5. Chicago White Sox (93-69): The White Sox face the Astros in a very interesting game. This is the first postseason series starring two managers over 70 (Tony La Russa and Dusty Baker). Rick Renteria’s unfair dismissal after Athletics knocked out the White Sox in the first round last year was sparked by owner Jerry Reinsdorf. He wanted to install Hall of Fame director La Russa to make sure his club got deep into the 2021 playoffs. Will that work? The White Sox got away with their division in mid-June, and yet the healthier they were in July and August, the more flat the club played. Their starting pitcher may be elite, but southpaw Carlos Rodon (132.2 innings this year after totaling 42.1 innings in the past two years) is struggling with shoulder fatigue. The back end is ultra-elite with lefties Aaron Bummer and Garrett Crochet and righties Craig Kimbrel and Liam Hendriks. This club is dangerous if they miss the Astros.

6. Houston Astros (95-67): There is no doubt that the Astros roster is as dynamic as any other baseball player. But with Zack Greinke just off the injured list and sporting a 4.16 ERA, his days as an elite starter may be over. The guys behind him – right-handed Luis Garcia, Framber Valdez and Lance McCullers Jr. – can keep the Astros in games. That may be enough in this opening series against the White Sox. Still, their team at the end of the inning is good, not great – a distinct advantage for Chicago.

7. Atlanta Braves (88-73): I don’t like the Braves’ chances of going very far, but the good news is they’re not in a one-game game to get into the real playoff game. I know we live in a short-start era, but I’m not sure Max Fried and Charlie Morton are strong enough to move the Braves to Milwaukee. However, the loss of Williams to the Brewers at the back seems big enough that it turns into a push between the current Milwaukee team and their former team.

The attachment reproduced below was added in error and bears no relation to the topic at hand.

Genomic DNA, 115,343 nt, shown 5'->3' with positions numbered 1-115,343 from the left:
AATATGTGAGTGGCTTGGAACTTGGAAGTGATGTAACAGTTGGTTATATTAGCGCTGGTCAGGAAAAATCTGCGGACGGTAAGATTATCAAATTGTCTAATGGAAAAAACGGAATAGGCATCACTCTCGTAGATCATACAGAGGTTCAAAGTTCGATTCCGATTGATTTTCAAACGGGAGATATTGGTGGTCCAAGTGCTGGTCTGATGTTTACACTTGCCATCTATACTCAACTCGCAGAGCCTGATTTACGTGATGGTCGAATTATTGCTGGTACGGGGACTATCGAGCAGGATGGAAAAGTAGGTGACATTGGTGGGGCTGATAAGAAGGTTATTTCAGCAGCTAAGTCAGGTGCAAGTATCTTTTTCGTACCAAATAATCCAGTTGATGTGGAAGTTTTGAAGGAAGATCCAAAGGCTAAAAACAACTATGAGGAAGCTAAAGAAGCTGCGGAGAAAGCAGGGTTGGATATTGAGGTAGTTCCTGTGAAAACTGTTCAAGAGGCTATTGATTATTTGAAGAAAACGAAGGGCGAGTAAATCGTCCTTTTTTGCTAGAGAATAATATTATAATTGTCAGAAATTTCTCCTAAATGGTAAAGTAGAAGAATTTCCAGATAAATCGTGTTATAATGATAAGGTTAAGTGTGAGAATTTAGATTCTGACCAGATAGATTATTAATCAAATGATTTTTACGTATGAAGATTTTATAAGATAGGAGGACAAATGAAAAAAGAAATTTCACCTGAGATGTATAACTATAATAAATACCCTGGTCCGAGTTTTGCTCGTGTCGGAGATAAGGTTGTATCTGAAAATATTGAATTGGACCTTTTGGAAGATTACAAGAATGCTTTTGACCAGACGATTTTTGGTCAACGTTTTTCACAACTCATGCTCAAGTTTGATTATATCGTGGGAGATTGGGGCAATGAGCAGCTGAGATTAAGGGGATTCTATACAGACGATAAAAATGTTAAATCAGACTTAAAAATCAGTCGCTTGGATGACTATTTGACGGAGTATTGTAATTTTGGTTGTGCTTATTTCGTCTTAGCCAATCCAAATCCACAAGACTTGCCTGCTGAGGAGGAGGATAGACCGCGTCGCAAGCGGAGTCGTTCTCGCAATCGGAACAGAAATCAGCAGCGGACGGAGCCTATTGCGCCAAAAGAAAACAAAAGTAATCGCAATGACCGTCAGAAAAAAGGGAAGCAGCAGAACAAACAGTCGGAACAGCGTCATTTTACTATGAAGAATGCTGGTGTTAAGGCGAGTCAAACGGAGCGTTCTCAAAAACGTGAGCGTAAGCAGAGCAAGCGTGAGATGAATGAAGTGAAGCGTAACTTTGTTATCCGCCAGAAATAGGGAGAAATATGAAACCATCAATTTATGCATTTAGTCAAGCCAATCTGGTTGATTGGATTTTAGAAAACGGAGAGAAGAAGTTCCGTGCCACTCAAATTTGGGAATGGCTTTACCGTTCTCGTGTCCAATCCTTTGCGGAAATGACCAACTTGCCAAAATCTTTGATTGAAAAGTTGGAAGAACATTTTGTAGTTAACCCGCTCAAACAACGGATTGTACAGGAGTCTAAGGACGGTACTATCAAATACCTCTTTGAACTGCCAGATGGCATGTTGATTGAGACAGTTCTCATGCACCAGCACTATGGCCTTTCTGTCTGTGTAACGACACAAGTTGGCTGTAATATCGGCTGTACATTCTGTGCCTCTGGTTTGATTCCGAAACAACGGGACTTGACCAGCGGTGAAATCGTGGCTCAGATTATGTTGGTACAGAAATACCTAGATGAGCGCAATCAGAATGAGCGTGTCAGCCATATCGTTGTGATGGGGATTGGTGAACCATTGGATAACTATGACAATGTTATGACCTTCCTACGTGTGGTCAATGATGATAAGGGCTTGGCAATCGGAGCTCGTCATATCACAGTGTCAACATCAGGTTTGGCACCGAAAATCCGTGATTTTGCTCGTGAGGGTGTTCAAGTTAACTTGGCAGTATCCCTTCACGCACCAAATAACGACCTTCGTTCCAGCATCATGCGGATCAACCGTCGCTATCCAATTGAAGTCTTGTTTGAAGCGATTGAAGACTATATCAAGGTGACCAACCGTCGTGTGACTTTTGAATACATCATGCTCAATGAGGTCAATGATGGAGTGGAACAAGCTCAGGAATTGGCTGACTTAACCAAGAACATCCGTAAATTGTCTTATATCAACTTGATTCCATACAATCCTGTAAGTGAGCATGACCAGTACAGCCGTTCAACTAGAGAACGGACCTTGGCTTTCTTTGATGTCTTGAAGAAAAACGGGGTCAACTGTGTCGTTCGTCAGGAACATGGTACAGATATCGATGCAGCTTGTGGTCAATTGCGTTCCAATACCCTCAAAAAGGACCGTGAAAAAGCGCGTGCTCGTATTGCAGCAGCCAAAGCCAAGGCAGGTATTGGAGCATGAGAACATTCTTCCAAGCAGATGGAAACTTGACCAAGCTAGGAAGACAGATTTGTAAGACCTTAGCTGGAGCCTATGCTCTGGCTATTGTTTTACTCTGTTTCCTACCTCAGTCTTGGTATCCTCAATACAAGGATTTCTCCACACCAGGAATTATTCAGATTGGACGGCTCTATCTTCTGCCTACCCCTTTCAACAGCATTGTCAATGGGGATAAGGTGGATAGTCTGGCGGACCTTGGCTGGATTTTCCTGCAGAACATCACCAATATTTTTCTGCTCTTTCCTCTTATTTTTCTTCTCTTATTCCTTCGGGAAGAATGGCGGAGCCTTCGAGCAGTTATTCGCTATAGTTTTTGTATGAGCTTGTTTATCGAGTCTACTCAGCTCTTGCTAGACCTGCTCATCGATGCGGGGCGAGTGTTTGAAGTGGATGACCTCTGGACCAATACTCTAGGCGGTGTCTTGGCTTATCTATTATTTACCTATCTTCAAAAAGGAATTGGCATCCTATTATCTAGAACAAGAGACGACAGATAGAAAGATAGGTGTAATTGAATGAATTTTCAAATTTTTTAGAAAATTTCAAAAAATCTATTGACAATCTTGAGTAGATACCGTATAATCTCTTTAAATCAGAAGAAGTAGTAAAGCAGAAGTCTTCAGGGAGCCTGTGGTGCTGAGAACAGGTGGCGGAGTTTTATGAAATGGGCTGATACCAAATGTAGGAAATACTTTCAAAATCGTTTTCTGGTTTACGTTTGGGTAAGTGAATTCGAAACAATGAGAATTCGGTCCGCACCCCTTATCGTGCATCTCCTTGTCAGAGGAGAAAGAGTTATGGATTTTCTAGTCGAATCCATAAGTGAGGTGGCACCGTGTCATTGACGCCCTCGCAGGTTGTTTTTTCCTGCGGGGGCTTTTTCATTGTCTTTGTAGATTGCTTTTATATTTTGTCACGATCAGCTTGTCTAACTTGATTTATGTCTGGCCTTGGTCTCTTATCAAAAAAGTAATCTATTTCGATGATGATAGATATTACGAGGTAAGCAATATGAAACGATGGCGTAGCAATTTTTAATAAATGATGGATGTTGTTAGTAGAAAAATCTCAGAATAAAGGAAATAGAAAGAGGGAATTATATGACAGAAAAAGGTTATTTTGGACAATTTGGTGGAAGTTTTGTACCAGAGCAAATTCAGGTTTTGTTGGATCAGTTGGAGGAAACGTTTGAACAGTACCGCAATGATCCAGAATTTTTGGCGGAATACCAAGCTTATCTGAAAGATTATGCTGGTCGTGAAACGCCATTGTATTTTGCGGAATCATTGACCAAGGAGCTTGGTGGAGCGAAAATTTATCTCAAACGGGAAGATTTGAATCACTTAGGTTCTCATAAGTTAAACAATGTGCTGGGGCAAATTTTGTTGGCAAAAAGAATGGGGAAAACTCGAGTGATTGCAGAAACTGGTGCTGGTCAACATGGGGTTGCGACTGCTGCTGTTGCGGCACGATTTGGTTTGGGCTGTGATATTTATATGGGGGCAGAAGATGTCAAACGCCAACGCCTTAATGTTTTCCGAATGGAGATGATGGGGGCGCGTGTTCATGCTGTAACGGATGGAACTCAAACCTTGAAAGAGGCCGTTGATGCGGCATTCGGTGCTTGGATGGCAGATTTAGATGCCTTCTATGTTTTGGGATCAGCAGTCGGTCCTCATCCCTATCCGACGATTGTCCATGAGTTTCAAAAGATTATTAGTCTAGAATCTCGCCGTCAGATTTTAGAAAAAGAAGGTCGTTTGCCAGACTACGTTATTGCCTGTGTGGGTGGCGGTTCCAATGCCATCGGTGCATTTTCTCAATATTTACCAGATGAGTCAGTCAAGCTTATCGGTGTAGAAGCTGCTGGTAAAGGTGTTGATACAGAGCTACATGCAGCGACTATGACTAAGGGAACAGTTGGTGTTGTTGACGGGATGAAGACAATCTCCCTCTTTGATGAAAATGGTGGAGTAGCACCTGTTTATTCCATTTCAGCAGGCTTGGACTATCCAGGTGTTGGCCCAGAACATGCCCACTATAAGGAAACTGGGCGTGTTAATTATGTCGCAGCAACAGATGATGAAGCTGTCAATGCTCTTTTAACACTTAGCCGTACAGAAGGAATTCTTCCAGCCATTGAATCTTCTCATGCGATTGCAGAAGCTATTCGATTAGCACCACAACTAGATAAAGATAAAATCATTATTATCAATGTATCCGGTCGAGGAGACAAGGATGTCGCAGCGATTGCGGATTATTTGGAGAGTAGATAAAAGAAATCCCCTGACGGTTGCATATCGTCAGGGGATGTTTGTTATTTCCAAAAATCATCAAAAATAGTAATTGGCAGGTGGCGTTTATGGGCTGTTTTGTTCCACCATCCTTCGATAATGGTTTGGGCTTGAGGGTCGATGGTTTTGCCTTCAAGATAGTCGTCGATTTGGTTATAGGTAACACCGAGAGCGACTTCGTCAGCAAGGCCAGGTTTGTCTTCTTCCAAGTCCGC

8. New York Yankees (92-70): Throw a blanket over the No.8 Yankees, No.9 Cardinals, and No.10 Red Sox. I still think the Yankees can be dangerous, but deep in my heart that probably won’t happen. I can’t imagine their pitcher holding up through a potential 20-game playoff. I am intrigued by how much Luis Severino can help out of the pen.

9. Cardinals of Saint-Louis (90-72): I actually had the Cardinals at No.6 going into the final week of the regular season. While the 2-3 finish against the Brewers and Cubs didn’t erase the magic of that 17-game winning streak, it must have taken some of the momentum away. One thing the Red Birds really have going for them in the playoff game against the Dodgers is ageless wonder, Adam Wainwright. It was a smart move to sign him for a one-year extension a few days ago. It could give the crafty a psychological boost, knowing that he’ll never wear a uniform again.

10. Boston Red Sox (92-70): I have to admit that while I may never have been a “true believer” in 2021 in manager Alex Cora’s half-season of perfection for manager Alex Cora’s squad, I never expected them to have making too much noise against the terrible Orioles and Nationals to barely stay ahead of the Blue Jays in the wild card standings. And now JD Martinez sprains his ankle tripping over second base to play outfield at DC The Sox still have plenty of offense for the game against the Yankees, even though Martinez can’t go. Fenway’s single player, so sure they can win. But it might take a little magic.